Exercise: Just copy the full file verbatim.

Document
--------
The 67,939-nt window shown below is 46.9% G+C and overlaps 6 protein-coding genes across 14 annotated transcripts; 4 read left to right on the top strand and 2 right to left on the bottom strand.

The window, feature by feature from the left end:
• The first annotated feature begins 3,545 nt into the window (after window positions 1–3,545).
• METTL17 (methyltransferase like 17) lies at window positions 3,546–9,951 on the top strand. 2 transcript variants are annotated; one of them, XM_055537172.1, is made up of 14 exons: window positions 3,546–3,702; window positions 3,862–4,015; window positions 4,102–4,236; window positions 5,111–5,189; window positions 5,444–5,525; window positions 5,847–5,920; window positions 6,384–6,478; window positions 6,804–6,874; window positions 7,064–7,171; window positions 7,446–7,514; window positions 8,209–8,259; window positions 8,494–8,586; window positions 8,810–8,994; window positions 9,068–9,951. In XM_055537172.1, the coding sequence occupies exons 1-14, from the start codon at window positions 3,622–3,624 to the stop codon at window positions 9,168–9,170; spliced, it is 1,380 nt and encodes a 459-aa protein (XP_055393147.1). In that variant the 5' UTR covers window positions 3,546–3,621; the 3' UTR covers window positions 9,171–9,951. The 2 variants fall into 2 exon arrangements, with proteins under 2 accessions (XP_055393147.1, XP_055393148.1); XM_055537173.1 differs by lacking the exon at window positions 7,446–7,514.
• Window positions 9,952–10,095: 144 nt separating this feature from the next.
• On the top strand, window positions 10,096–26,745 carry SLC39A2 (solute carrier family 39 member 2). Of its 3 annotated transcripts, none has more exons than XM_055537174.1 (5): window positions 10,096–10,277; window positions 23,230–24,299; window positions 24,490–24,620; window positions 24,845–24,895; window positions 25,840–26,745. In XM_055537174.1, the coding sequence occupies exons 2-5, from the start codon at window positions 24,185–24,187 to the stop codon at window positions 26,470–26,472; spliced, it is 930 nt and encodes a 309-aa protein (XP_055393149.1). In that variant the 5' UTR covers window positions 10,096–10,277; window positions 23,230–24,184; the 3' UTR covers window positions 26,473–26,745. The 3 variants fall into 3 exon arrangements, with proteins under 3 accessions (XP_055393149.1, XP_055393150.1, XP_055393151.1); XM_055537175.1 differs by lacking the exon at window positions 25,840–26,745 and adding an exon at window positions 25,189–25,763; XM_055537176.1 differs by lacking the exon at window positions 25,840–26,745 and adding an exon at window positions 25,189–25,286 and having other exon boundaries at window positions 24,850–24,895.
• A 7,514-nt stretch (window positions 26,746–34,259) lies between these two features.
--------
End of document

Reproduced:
The 67,939-nt window shown below is 46.9% G+C and overlaps 6 protein-coding genes across 14 annotated transcripts; 4 read left to right on the top strand and 2 right to left on the bottom strand.

The window, feature by feature from the left end:
• The first annotated feature begins 3,545 nt into the window (after window positions 1–3,545).
• METTL17 (methyltransferase like 17) lies at window positions 3,546–9,951 on the top strand. 2 transcript variants are annotated; one of them, XM_055537172.1, is made up of 14 exons: window positions 3,546–3,702; window positions 3,862–4,015; window positions 4,102–4,236; window positions 5,111–5,189; window positions 5,444–5,525; window positions 5,847–5,920; window positions 6,384–6,478; window positions 6,804–6,874; window positions 7,064–7,171; window positions 7,446–7,514; window positions 8,209–8,259; window positions 8,494–8,586; window positions 8,810–8,994; window positions 9,068–9,951. In XM_055537172.1, the coding sequence occupies exons 1-14, from the start codon at window positions 3,622–3,624 to the stop codon at window positions 9,168–9,170; spliced, it is 1,380 nt and encodes a 459-aa protein (XP_055393147.1). In that variant the 5' UTR covers window positions 3,546–3,621; the 3' UTR covers window positions 9,171–9,951. The 2 variants fall into 2 exon arrangements, with proteins under 2 accessions (XP_055393147.1, XP_055393148.1); XM_055537173.1 differs by lacking the exon at window positions 7,446–7,514.
• Window positions 9,952–10,095: 144 nt separating this feature from the next.
• On the top strand, window positions 10,096–26,745 carry SLC39A2 (solute carrier family 39 member 2). Of its 3 annotated transcripts, none has more exons than XM_055537174.1 (5): window positions 10,096–10,277; window positions 23,230–24,299; window positions 24,490–24,620; window positions 24,845–24,895; window positions 25,840–26,745. In XM_055537174.1, the coding sequence occupies exons 2-5, from the start codon at window positions 24,185–24,187 to the stop codon at window positions 26,470–26,472; spliced, it is 930 nt and encodes a 309-aa protein (XP_055393149.1). In that variant the 5' UTR covers window positions 10,096–10,277; window positions 23,230–24,184; the 3' UTR covers window positions 26,473–26,745. The 3 variants fall into 3 exon arrangements, with proteins under 3 accessions (XP_055393149.1, XP_055393150.1, XP_055393151.1); XM_055537175.1 differs by lacking the exon at window positions 25,840–26,745 and adding an exon at window positions 25,189–25,763; XM_055537176.1 differs by lacking the exon at window positions 25,840–26,745 and adding an exon at window positions 25,189–25,286 and having other exon boundaries at window positions 24,850–24,895.
• A 7,514-nt stretch (window positions 26,746–34,259) lies between these two features.